NEWSLINK: “Russia’s Evolving Grand Eurasia Strategy: Will It Work?” – Carnegie Moscow Center/ Dmitri Trenin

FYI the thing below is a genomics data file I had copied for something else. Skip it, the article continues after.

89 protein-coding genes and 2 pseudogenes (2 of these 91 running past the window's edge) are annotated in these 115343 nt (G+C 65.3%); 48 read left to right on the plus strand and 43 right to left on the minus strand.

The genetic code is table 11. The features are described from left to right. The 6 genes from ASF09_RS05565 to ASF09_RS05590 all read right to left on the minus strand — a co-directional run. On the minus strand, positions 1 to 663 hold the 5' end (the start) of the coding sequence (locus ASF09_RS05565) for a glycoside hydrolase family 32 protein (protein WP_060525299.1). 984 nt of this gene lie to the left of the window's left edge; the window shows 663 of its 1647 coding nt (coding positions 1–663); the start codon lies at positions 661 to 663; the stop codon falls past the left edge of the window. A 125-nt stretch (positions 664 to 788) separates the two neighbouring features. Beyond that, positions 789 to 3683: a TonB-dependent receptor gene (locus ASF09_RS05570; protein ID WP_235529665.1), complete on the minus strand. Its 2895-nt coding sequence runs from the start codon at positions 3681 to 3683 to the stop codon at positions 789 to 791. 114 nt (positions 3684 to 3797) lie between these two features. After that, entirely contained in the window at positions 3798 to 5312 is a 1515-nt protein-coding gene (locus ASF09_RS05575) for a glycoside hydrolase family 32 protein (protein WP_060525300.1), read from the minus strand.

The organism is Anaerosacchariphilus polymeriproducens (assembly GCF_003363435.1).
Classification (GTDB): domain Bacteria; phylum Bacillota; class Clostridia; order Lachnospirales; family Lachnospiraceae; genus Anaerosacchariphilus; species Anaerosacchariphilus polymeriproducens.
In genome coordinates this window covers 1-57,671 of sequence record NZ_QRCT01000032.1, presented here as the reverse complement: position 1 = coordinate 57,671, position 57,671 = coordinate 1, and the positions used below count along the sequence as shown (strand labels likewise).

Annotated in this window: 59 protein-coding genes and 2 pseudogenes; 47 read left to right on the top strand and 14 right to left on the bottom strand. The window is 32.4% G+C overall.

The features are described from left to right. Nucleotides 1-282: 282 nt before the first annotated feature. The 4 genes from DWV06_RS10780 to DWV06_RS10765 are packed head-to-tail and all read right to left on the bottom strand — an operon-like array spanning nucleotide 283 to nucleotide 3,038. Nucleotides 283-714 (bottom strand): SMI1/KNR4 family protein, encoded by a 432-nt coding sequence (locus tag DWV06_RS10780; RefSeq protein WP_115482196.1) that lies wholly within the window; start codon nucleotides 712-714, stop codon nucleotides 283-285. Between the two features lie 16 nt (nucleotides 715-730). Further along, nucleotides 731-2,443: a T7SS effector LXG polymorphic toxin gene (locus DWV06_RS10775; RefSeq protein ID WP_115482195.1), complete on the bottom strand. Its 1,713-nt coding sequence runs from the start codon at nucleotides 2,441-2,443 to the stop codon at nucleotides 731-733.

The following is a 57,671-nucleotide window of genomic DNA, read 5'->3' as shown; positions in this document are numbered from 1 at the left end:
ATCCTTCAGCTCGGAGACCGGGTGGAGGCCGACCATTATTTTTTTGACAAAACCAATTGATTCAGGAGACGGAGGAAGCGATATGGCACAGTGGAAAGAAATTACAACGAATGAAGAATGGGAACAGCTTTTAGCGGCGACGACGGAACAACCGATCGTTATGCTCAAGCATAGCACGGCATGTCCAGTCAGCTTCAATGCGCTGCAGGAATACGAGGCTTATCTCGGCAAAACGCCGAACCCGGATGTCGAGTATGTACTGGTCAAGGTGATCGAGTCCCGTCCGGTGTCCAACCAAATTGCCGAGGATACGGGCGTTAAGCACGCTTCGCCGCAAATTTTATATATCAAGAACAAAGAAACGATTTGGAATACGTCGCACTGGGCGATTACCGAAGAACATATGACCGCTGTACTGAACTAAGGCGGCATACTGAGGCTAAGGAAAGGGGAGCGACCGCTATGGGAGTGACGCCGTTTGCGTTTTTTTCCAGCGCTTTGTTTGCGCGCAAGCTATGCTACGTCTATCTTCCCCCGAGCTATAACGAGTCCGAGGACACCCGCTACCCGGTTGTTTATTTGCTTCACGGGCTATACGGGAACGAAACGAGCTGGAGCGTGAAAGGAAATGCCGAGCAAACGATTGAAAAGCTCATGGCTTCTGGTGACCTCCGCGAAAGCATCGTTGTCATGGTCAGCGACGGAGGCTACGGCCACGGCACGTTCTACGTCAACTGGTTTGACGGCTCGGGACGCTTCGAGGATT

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“With a shift in strategy, 2014 was a pivotal year for Russia’s foreign policy. It was then that Moscow began moving away from its traditional focus on Europe and the Atlantic, with secondary attention to the former Soviet borderlands. The Ukraine crisis served as the coup de grâce for the two concepts that had guided Russian foreign policy since the break-up of the Soviet Union: integration into the wider West and reintegration of the former republics with Russia. What is now emerging is not so much a Russian pivot to Asia or more precisely to China, as many commentators trumpeted immediately after the outbreak of the Ukraine crisis, but rather a 360-degree vision, where Moscow serves as the central element of a new geopolitical construct: Eurasia writ large. While Russia repositions itself as a stand-alone power in the north-central portion of the world’s largest continent, its leaders are seeking to create a distinct national entity amid a vast and highly diverse neighborhood. The country’s new geopolitical framework is being referred to as Greater Eurasia. …”